As the name of my blog indicates, I spend a lot of time thinking about home. Of course, my Heavenly Home is the one that is eternal, so that’s where I need to lay up my treasures, and that’s the one I’m striving for. But in the meantime, I have been given this tiny piece of the here-and-now—this nearly six-acre tract of land, this farmhouse, this domain—in which to serve Him. And, though this is in the earthly realm, I want the things that happen here to be investments in the Heavenly realm.

Thursday, October 23, 2014

gather. {around the table}

Don't forget to put your name in the hat to receive a little happy package in your mailbox!

Today I have a very special guest posting in this space: my oldest daughter Kristin!

If you've been hanging out here long, you know that I am a firm believer in family mealtime. So I was delighted to read Kristin's blog post last week detailing her own family's mealtime habits. As a mom and a grandmother, it warms my heart to know that they are building relationships, making lasting memories, and sharing the Words of life at dinnertime. 

* * *


I don't know about your house, but the hour before Dinner Culture dinner at our house is usually crazy.  Everyone is hungry. We're tired, too.  Sometimes we're returning home from errands plus trying to fit in showers, walking the dog, putting away groceries, and getting food into the oven.  It's a noisy, cranky, hectic time of day.

That's why we've made it a habit to create a level of peace and enjoyment when we sit down for evening mealtime. As parents, Brian and I have a mutual goal to create traditions and memories for our kids that they will remember into adulthood so we are intentional about this habit.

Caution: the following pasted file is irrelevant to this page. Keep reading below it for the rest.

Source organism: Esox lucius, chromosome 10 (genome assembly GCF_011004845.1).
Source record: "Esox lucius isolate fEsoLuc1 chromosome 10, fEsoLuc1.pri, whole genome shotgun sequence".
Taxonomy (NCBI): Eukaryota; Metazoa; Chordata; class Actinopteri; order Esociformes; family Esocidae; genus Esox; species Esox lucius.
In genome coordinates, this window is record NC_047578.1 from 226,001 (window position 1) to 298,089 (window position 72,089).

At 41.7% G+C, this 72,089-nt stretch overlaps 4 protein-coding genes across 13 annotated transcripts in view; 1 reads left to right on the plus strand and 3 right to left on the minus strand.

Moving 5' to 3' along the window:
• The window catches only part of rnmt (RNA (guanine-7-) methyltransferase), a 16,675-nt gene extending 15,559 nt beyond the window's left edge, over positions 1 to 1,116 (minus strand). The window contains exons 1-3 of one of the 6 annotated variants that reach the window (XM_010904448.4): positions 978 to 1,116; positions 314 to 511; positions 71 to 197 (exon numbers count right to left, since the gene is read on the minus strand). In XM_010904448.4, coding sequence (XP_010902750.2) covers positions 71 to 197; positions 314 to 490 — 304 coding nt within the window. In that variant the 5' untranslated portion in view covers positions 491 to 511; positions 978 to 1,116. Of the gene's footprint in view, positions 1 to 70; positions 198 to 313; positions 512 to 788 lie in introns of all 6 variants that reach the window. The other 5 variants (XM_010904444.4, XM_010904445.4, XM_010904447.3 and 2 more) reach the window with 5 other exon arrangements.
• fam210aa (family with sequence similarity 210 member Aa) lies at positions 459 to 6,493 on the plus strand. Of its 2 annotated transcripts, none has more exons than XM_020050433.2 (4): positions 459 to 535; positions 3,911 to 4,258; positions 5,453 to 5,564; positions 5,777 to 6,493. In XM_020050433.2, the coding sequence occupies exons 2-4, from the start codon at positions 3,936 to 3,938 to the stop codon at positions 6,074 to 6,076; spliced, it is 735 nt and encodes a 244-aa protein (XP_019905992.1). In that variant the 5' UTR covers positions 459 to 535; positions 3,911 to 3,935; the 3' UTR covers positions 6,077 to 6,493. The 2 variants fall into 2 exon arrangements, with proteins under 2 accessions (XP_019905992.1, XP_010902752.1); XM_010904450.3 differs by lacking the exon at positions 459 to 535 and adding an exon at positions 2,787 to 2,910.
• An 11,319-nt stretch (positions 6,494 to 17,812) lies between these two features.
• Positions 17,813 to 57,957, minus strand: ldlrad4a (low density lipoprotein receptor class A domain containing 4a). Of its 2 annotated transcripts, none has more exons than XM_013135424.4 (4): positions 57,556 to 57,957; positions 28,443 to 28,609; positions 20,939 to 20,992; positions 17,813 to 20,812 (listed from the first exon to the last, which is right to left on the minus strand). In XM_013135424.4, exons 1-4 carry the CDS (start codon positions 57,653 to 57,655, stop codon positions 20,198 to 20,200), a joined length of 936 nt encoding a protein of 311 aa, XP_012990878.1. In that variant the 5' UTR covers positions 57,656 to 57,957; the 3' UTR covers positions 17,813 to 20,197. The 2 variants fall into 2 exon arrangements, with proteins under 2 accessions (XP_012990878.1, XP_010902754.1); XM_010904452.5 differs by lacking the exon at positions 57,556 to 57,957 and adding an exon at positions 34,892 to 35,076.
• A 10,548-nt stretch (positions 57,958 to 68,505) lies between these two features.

{We savor this 45 minutes or so of our day because as soon as we get up from the table, the volume goes back up and the craziness continues.  Is it just my kids are do yours develop an amazing amount of energy in the hours leading up to bedtime?!}

My kids' newest favorite thing to do at dinner is to rate the meal.  It's most fun when we are trying a new recipe, but sometimes they like to rate old standards, too.  It starts with one person saying, "Okay. Taste your fill-in-the-blank and see what you think."  Then everyone gives a thumbs up, thumbs down, or thumbs sideways sign.  Often we'll explain why we thought that way.  Was the sauce too spicy?  Was it better than expected?  Did it contain an ingredient we didn't like?  No one is allowed to be rude, but everyone is allowed to be honest.  Everyone still has to eat the night's portion, but this fun game helps me know whether to make a dish again.  Gavin likes to step it up a notch.  He likes us to rate meals on a scale of 1 to 10. 

Often we discuss our day or upcoming events at the dinner table, but sometimes someone suggests a more directed topic. The kids love to ask questions and have us go around the table giving answers.  What is your favorite holiday? What is your favorite dessert? What do you want for your birthday? 

When we are done eating, we linger at the table.  One of the kids passes a small chocolate to each person.  (We keep a candy jar in our pantry filled with our special after-dinner chocolates.)  Then Brian reads a story or two  from Egermeier's Bible Story Bookand asks a few questions about the passage.  On nights when he's not home, I'll sometimes read a chapter of Missionary Stories With the Millers.

Our after dinner table activities are not always serious.  The kids often request a Mad Libsor a chapter of Encyclopedia Brown.